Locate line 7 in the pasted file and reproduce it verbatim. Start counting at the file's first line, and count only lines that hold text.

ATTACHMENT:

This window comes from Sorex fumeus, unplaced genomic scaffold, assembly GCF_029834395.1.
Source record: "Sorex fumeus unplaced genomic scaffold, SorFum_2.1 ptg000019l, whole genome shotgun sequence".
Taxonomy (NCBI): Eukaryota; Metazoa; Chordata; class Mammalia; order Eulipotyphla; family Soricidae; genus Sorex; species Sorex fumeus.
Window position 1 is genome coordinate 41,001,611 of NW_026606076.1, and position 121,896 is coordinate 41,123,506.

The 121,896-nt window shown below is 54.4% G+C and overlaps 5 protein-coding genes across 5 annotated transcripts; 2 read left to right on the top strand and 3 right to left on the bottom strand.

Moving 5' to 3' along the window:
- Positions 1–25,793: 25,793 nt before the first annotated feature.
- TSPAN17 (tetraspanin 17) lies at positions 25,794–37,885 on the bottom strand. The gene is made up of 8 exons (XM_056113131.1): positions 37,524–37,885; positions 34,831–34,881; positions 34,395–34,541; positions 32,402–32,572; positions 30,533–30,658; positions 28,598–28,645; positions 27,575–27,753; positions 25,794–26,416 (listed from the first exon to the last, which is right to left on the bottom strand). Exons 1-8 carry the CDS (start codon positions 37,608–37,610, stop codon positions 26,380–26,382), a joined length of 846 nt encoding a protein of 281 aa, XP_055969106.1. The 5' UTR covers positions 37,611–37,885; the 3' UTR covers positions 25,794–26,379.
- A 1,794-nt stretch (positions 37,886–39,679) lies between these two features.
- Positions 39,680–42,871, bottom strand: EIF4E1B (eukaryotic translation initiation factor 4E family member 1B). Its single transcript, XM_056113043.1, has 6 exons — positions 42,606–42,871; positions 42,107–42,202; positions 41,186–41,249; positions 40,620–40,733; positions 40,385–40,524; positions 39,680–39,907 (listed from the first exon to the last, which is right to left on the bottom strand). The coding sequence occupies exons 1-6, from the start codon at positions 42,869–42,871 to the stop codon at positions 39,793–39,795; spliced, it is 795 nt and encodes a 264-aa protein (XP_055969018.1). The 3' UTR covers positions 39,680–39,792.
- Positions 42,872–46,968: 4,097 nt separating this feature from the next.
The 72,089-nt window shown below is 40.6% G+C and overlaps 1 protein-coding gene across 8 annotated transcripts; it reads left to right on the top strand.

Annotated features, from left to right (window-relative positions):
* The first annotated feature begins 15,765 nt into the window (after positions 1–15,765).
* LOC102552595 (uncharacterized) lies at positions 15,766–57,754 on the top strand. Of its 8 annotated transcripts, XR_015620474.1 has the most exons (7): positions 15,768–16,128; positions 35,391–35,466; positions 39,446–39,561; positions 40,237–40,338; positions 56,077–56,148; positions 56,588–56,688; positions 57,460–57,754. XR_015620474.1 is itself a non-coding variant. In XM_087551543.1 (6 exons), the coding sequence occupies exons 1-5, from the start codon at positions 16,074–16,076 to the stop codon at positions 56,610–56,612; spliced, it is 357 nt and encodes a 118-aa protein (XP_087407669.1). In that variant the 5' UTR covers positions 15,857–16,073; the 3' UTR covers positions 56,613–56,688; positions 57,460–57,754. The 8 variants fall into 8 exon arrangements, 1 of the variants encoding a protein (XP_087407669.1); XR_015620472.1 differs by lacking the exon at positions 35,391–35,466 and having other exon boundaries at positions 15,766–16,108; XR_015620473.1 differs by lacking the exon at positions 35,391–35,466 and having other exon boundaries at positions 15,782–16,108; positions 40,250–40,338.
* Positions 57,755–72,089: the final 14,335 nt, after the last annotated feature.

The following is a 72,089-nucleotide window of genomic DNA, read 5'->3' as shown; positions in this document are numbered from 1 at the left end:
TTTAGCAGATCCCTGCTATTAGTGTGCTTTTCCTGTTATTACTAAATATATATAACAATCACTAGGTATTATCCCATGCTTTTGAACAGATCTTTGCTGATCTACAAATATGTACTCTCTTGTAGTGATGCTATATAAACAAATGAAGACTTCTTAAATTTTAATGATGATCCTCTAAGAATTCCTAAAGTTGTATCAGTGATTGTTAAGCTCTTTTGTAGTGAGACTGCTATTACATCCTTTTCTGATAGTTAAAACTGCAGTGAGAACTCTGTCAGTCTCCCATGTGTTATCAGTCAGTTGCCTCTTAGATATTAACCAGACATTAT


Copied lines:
- Positions 1–25,793: 25,793 nt before the first annotated feature.